Most Disappointing Films of 2014

Happy New Year, everyone!  I hate to start 2015 with a negative post, but since I recently wrote about my most anticipated films of the year, I thought I would share a few 2014 titles that didn’t live up to my expectations.  (I’ve excluded Christopher Nolan’s “Interstellar,” since I already wrote about my disappointment with that film.)

“The Rover”

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This one may or may not have been on your radar.  It’s the second feature from David Michod.  His first, “Animal Kingdom,” was nominated for an Oscar for Best Supporting Actress (Jacki Weaver), and it was one of my favorite films of 2010.  It’s a masterclass in the slow burn.  “The Rover”…not so much.  It’s hard to imagine a film with so many graphic headshots could be so dull.  Set in a post-apocalyptic world, Guy Pearce plays Eric, a man bent on retrieving his car from a trio of thieves.  In an effort to find the three baddies, he kidnaps one of their brothers, Rey (Robert Pattinson).  There’s clear conflict, one man holding another against his will.  There’s a certain level of intrigue — we don’t know why, at least not right away, but Eric is fixated on getting this particular car back and there’ll be hell to pay if he doesn’t.  Yet it feels so tedious.  It’s the type of film that’s filled with silences and close-ups of weathered faces, which might speak volumes if we had any sense of what was driving these characters.  Instead, we’re subjected to one grisly encounter after another without any real sense of forward movement or stakes.  It just feels as though we’re perpetually circling the drain.  I really liked the final reveal, when the reason for Eric’s dogged determination becomes clear, but it comes way too late.  Instead of bringing the water to a boil, Michod leaves us with limp noodles.

“Begin Again”

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Here’s another follow-up to a promising debut: John Carney’s 2007 musical, “Once,” was the little indie that could, earning an Academy Award for Best Original Song.  Based on the strength of his first film, I was really looking forward to Carney’s next, “Begin Again.”  Positive buzz out of the Toronto Film Festival did nothing to diminish my excitement.  But sadly, this film is the antiseptic cousin to “Once.”  Gretta (Keira Knightley) is a singer-songwriter who recently left her cheating rockstar boyfriend.  Dan (Mark Ruffalo) is a music executive separated from his wife and struggling to adapt to the changing industry.  Like “Once,” both are artists aspiring to be more, informed by their relationship baggage.  The film is frontloaded with drama…tired and stock drama, but drama none-the-less, but the second half is marked by an almost complete lack of it.  Once the two commit to an artistic partnership and decide to record their album in locations throughout New York City, everything is sunshine and roses.  For example, Dan visits one of his old clients, a superstar now.  He pitches his idea, and tells the client that he needs drummers.  “I’ll find drummers for ya.”  But Dan can’t afford to pay them.  “Shoot, I’ll pay for them out of my own pocket.”  This scene takes all of 30 seconds.  “Once” had genuine struggle and melancholy, which made the ending so gratifying.  I really liked the music in “Begin Again,” but it forgets that you need darkness to appreciate the light.  The film feels like 100 minutes of characters playing in a nice, safe sandbox.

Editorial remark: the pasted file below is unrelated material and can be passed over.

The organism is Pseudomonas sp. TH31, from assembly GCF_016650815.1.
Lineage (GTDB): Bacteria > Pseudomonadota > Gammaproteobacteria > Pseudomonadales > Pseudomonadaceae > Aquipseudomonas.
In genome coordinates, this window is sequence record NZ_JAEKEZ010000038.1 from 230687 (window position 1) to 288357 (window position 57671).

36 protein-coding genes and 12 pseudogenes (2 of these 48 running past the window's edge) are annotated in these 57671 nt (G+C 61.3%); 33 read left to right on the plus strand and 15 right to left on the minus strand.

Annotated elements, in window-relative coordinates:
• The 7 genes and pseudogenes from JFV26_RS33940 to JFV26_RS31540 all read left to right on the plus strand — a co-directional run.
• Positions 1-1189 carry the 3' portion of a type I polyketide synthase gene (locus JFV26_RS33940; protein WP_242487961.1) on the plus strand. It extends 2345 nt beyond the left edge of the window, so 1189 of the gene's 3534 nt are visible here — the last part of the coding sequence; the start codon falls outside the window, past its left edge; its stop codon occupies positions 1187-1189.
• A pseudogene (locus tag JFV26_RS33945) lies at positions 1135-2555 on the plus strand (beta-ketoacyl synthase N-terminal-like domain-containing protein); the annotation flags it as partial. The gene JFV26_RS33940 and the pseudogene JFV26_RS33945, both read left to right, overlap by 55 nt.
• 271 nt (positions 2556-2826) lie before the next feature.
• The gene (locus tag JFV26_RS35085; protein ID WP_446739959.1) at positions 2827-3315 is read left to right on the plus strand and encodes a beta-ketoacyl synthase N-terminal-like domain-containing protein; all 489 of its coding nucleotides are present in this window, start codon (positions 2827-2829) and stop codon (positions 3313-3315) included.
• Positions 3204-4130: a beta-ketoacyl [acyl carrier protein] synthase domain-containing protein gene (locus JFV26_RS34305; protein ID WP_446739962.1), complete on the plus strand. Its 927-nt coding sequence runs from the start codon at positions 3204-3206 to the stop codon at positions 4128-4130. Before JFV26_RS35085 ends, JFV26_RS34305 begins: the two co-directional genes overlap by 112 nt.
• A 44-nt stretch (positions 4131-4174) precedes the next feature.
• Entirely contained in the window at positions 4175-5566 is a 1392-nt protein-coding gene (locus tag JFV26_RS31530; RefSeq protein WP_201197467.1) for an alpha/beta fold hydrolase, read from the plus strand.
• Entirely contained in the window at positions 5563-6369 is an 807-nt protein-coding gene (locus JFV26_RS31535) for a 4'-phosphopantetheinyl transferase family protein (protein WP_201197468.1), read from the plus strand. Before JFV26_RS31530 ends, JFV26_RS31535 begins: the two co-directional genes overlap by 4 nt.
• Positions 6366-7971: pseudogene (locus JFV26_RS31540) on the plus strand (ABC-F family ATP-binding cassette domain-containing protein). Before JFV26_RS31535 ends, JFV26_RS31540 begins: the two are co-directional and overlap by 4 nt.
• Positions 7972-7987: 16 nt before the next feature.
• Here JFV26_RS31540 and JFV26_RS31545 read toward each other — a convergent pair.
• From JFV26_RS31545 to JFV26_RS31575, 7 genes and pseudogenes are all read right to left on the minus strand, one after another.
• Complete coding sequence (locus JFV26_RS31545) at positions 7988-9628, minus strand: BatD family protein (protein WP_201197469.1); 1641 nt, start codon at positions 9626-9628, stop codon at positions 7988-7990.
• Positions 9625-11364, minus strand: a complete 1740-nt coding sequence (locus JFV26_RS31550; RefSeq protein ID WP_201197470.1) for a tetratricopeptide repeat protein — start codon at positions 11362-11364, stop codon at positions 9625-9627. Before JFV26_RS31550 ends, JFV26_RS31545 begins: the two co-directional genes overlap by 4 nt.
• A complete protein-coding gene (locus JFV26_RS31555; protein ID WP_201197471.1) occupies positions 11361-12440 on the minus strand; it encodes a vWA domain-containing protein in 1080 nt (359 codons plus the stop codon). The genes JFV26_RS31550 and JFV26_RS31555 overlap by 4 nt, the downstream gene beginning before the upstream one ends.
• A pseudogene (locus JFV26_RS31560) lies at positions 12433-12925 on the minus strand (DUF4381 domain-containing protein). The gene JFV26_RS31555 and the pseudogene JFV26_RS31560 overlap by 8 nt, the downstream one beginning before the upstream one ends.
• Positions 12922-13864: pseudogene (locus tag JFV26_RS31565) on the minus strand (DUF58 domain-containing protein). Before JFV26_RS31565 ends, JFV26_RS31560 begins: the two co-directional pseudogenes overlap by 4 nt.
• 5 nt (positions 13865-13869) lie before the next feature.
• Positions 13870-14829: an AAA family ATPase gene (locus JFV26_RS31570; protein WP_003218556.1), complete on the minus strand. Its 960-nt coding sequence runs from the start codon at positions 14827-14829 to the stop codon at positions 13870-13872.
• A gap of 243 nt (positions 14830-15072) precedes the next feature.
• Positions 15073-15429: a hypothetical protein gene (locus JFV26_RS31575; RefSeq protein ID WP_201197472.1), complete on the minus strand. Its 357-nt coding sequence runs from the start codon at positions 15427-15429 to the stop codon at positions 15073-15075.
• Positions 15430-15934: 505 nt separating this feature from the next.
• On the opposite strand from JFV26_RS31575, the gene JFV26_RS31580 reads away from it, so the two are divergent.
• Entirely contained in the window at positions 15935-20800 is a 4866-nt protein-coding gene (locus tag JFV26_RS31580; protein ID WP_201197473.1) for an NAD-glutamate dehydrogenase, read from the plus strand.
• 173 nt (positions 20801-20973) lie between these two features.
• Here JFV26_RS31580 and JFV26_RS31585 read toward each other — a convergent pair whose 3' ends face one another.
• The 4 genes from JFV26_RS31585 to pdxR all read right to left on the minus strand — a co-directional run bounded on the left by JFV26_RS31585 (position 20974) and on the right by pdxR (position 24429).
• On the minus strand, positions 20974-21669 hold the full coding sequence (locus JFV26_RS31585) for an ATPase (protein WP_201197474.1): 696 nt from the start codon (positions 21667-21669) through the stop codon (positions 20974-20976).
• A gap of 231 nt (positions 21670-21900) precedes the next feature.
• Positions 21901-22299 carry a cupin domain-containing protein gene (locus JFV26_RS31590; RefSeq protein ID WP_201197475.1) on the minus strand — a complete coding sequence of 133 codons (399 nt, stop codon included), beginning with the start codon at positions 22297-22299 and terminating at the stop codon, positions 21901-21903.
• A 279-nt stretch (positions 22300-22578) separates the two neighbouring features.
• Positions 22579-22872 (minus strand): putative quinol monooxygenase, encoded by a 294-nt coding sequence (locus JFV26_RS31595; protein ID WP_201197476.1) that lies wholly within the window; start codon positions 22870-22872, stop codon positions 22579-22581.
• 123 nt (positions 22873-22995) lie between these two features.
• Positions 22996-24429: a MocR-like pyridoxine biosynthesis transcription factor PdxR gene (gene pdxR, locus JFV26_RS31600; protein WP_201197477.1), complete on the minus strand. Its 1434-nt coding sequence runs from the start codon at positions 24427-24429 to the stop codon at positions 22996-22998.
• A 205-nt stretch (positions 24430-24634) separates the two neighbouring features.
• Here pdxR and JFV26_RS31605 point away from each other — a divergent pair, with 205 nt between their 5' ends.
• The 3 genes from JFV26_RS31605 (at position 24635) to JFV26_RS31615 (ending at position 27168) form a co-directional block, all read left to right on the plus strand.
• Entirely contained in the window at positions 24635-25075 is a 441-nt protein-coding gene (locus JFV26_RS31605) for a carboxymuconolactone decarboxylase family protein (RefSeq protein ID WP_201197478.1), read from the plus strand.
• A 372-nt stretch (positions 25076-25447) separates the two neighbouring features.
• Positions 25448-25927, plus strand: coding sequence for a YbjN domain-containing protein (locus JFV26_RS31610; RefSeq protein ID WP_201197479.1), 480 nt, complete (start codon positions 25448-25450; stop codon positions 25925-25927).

“Inherent Vice”

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During an interview for “Insomnia,” a film about a detective suffering from sleep deprivation, which might just be the least of his problems, director Christopher Nolan talked about the importance of communicating sleepiness without making the audience tired.  Now, I think Paul Thomas Anderson, the writer and director of “Inherent Vice,” is one of the most talented filmmakers working today.  Much too talented to make a meandering and directionless film just because it’s about a meandering and directionless character…but that’s what we got.  Joaquin Phoenix plays Doc, a Private Eye searching for his ex-girlfriend’s boyfriend.  It would take way too much real estate to go into the rest of the plot, though that isn’t necessarily a bad thing.  From “The Big Sleep” to “The Big Lebowski,” I’ve enjoyed a number of gumshoe detective movies with convoluted plots that I could scarcely recount.  The performances here are all very strong, particularly Phoenix, Katherin Waterston as his ex, Josh Brolin as a policeman with a twinkle in his eyes that “says civil rights violation,” and Martin Short (!) as a dentist, but at two-and-a-half hours, this film is such a slog.  It’s intermittently funny, but most of the humor is pretty sophomoric. In an early scene, Brolin’s “Bigfoot” Bjornsen slowly eats a banana on a stick.  It looks like this macho officer of the law is performing felatio!  Get it?  Get it?!  It’s not particularly funny the first time, and then we return to the joke, not once, but twice.  I’ve seen a number of people defend the film, “Just go for the ride,” but does the ride need to be so damn long and aimless?

What were your most disappointing films of 2014? Comment below!

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